If the book is anything go by, the whole of Malaysia is sputtering to a halt – despite a GDP that “grew from RM5.1 billion in 1957 to RM1 trillion in 2012”. With the national debt now standing at RM1.09 trillion, Malaysia is caught in the vice-like middle-income trap.

The infamous trickle-down economics, for the lack of a better term, is not just non-existent here; wealth seems to be flowing upwards. Given when it was written, The Colour of Inequality references the Occupy Wall Street, where the 99 percent were trying, seemingly in vain, to challenge the grip of the exalted one percent.

In any case, widespread disempowerment is a phenomenon that should not be happening if the state and the market, as is the case in Malaysia, have vouched to work in tandem to help the poor – as reflected in the National Economic Policy and its derivatives.

But although Malaysia as a whole was becoming richer, the income differentials of Malaysians is growing wider. The lethal brew of myriad income determinants and gangly systems of income distribution have conspired to render the middle and working classes disempowered.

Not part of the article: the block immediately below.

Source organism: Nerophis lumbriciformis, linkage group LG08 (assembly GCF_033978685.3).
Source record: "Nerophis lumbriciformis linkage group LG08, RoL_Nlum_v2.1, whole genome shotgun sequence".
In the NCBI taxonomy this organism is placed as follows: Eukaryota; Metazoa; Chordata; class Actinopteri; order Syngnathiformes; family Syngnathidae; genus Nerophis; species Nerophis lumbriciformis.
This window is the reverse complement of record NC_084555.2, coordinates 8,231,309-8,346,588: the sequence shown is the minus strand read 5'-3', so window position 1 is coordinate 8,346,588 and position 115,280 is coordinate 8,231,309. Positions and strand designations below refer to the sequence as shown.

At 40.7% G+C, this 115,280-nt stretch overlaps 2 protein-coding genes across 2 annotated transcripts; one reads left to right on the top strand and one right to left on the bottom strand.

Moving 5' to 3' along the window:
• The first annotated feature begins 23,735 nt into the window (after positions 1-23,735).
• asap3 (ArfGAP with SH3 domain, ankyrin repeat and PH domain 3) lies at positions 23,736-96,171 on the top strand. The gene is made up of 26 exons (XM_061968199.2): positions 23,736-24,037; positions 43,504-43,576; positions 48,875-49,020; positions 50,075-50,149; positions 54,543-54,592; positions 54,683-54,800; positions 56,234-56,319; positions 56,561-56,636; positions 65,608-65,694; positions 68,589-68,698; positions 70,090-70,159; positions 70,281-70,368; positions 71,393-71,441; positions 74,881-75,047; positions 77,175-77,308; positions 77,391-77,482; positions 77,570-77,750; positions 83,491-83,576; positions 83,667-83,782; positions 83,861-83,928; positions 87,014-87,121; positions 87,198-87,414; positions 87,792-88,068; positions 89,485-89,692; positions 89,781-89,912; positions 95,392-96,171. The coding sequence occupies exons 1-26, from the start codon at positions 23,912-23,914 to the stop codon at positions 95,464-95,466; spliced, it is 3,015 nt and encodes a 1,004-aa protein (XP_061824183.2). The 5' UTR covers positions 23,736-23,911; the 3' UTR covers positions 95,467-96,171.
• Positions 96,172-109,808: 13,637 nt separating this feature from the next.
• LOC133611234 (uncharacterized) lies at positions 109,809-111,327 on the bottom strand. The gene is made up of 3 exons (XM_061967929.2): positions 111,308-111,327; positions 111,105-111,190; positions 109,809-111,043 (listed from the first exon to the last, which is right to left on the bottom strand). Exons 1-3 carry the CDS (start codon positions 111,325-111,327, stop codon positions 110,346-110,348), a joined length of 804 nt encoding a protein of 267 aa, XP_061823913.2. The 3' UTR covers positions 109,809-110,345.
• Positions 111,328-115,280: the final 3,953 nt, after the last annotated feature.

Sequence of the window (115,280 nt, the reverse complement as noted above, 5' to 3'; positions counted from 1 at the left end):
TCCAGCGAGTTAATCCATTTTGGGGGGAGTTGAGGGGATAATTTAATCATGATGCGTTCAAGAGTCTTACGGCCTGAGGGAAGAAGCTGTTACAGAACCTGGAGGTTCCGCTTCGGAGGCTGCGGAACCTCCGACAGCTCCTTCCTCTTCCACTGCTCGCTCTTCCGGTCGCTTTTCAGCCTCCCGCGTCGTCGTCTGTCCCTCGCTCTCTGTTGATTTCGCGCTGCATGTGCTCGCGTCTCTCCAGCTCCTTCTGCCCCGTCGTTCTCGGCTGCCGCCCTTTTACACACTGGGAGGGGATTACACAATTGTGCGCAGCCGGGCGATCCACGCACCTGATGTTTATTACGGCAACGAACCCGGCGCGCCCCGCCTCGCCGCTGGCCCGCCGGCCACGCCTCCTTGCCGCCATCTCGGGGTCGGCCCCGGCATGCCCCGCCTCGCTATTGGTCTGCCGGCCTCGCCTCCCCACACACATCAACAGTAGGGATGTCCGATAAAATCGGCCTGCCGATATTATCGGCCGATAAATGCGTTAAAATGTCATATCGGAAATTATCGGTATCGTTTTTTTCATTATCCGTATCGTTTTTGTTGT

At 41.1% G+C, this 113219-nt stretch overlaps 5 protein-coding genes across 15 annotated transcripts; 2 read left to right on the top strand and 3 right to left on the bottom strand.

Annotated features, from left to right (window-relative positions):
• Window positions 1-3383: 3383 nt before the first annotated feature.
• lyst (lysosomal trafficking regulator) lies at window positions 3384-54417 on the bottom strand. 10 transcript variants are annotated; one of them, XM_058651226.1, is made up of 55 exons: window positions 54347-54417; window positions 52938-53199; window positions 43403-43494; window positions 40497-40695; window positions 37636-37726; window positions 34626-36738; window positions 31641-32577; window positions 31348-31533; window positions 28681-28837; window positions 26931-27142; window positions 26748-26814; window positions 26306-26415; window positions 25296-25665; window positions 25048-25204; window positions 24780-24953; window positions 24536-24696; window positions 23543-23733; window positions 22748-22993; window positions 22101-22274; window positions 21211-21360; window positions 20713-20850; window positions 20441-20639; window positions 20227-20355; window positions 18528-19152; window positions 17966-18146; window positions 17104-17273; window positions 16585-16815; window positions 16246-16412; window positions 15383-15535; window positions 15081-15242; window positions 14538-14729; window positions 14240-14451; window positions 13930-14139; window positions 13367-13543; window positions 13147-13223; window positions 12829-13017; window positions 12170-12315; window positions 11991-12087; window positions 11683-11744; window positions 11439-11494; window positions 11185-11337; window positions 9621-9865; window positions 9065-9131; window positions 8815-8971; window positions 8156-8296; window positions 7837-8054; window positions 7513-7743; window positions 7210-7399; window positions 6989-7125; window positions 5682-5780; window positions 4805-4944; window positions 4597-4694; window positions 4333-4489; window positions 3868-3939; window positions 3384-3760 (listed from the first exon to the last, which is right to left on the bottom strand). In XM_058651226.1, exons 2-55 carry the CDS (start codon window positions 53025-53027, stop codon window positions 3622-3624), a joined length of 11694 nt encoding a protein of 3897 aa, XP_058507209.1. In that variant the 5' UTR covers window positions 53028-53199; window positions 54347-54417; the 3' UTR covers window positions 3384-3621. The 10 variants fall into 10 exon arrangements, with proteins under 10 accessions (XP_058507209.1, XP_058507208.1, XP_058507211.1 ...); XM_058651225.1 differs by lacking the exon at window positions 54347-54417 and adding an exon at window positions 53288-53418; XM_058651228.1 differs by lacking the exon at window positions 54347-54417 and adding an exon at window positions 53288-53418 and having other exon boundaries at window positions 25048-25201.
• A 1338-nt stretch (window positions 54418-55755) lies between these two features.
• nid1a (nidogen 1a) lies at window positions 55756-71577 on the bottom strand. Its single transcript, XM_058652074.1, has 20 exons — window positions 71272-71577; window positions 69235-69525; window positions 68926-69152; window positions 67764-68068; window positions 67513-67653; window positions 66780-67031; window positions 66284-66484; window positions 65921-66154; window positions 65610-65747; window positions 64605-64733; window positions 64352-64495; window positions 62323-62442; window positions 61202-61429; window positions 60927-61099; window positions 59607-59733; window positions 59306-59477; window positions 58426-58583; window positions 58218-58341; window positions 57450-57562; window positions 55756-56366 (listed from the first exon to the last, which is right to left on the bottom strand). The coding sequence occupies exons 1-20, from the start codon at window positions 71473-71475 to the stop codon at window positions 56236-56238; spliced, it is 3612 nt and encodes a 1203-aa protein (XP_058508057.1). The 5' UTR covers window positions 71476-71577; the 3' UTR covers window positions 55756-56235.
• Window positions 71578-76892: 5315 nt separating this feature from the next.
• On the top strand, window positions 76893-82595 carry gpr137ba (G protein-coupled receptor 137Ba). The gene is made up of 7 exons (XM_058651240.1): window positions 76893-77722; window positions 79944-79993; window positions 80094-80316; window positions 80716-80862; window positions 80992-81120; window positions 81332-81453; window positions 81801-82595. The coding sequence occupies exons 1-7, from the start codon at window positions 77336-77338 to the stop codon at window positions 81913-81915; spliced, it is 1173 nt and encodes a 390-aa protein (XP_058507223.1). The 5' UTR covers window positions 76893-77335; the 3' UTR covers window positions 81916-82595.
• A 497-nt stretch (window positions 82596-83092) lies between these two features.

As Muhammed puts it: “(As of 2012), the top 20 percent held more than 52.1 percent of all wealth, while the bottom 40 percent held less than eight percent. The distribution of liquid assets was very extreme – the top 20 percent had 95 percent of all financial wealth, while the bottom 80 percent had only five percent.”This shouldn’t be happening

This process of emasculation should not be happening. Especially not after 61 years of independence.

In 1958, there were only 3,000 Malay taxpayers out of the overall of 33,000 taxpayers. A decade later, of the 1,488 students in Universiti Malaya – the only university in the country at the time – who graduated with a BSc, only 69 were Malays. Only four of the 408 who graduated with an engineering degree were Malays.

“During the same period,” Muhammed adds, “only 12 Malays graduated from the medical faculty, representing less than 10 percent of the total medical faculty graduates.”